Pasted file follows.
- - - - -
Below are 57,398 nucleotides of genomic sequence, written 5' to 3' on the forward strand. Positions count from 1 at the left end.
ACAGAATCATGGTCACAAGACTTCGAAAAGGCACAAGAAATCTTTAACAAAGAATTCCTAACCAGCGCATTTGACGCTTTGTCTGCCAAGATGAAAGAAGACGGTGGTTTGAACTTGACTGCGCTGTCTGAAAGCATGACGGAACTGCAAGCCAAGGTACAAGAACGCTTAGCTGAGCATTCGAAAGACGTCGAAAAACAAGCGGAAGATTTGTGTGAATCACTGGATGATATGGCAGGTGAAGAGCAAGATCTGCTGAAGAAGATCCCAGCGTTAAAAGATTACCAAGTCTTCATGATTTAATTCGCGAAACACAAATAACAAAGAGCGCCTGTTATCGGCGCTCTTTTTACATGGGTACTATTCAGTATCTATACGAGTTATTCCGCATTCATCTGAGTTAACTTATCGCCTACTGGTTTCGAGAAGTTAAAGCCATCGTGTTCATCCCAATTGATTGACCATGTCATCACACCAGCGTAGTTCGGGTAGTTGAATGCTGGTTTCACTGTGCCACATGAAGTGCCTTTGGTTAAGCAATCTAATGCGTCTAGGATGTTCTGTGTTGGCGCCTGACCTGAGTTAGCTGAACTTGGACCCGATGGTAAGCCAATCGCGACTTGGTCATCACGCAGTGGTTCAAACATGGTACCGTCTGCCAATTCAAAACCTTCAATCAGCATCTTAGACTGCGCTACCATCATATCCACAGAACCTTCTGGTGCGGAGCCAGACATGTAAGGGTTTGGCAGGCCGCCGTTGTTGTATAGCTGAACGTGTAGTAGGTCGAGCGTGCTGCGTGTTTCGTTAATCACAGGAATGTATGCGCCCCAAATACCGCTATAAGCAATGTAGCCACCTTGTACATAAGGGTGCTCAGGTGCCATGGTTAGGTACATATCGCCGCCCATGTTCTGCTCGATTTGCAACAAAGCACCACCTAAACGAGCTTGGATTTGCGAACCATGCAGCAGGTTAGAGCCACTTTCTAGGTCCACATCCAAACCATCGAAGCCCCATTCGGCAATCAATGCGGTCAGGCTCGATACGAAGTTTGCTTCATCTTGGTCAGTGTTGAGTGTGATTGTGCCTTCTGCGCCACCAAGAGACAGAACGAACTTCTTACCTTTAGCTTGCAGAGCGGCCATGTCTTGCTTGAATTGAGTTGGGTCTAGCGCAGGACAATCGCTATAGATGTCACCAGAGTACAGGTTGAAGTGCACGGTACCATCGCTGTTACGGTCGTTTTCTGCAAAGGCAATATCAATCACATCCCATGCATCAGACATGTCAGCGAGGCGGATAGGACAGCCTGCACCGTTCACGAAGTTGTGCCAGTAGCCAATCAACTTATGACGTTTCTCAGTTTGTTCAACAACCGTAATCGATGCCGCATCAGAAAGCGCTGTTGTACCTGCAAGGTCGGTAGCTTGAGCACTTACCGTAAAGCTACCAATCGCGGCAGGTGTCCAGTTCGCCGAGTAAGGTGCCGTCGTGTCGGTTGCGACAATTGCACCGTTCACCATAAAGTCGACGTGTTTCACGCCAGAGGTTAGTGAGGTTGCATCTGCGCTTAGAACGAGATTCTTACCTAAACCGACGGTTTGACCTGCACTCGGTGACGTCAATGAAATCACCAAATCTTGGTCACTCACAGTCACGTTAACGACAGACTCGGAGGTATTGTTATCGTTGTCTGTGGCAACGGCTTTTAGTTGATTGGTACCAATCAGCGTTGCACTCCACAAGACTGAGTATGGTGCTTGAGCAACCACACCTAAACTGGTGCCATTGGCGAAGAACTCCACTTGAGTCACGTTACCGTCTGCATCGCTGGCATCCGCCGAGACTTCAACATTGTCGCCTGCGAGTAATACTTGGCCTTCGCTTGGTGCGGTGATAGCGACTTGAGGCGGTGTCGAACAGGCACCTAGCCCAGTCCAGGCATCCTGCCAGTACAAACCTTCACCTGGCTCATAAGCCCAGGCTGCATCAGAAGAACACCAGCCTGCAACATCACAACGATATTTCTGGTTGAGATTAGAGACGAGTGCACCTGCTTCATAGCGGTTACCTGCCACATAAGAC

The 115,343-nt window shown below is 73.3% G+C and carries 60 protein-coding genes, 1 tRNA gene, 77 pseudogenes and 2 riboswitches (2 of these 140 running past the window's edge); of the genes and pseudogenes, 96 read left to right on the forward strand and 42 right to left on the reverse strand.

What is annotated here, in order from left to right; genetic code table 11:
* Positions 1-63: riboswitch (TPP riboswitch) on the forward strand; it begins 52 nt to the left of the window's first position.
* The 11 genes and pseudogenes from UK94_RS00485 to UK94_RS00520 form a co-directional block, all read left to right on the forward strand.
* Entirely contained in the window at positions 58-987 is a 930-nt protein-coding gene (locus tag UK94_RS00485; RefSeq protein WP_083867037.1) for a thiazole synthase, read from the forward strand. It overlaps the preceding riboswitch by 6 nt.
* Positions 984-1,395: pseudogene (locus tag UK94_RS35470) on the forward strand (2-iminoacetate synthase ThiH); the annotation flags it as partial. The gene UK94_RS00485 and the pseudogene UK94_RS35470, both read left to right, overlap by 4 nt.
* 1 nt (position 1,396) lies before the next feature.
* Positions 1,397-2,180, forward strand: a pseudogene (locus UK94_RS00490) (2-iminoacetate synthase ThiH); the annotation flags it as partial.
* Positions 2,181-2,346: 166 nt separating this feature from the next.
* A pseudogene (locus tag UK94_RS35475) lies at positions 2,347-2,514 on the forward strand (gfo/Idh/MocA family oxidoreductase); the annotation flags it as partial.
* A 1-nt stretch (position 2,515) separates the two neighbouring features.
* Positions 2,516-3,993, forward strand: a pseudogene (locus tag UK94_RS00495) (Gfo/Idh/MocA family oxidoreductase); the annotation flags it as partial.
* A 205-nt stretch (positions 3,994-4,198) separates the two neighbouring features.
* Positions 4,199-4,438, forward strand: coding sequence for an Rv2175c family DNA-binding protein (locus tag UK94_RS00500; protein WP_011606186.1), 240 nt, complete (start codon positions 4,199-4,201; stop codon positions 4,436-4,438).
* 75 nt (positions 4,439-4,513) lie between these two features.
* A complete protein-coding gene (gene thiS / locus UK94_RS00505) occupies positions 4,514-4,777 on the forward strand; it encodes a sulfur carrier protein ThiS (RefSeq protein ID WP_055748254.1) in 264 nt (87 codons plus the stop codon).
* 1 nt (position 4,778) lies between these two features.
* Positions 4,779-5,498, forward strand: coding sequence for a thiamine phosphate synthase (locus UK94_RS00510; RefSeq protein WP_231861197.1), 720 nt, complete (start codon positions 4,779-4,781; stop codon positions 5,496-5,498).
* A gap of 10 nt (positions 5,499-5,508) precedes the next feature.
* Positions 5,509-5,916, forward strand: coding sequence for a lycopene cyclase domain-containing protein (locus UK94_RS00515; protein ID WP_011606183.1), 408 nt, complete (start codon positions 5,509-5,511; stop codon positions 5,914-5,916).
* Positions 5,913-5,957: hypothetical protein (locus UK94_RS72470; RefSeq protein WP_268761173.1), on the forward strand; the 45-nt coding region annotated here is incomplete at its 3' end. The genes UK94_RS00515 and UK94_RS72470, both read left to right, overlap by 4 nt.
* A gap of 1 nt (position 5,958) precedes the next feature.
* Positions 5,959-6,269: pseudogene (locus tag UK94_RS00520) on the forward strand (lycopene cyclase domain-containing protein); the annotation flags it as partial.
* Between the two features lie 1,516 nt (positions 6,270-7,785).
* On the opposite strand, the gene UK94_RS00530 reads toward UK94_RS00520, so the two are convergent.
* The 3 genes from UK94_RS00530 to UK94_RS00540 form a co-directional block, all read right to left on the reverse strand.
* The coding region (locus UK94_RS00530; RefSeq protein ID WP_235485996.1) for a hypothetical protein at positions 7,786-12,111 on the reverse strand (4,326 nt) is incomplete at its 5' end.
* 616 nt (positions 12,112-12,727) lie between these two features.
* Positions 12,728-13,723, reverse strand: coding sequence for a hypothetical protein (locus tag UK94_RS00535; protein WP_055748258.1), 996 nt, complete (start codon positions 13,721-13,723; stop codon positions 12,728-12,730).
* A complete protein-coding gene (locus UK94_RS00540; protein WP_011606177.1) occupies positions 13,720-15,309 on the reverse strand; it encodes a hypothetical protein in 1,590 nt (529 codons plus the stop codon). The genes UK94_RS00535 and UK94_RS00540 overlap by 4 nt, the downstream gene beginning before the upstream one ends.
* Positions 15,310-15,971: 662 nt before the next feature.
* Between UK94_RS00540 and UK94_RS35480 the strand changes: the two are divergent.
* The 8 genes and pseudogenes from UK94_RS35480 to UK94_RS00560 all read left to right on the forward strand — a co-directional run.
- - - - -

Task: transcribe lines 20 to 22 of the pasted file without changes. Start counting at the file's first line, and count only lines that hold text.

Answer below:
* Positions 4,779-5,498, forward strand: coding sequence for a thiamine phosphate synthase (locus UK94_RS00510; RefSeq protein WP_231861197.1), 720 nt, complete (start codon positions 4,779-4,781; stop codon positions 5,496-5,498).
* A gap of 10 nt (positions 5,499-5,508) precedes the next feature.
* Positions 5,509-5,916, forward strand: coding sequence for a lycopene cyclase domain-containing protein (locus UK94_RS00515; protein ID WP_011606183.1), 408 nt, complete (start codon positions 5,509-5,511; stop codon positions 5,914-5,916).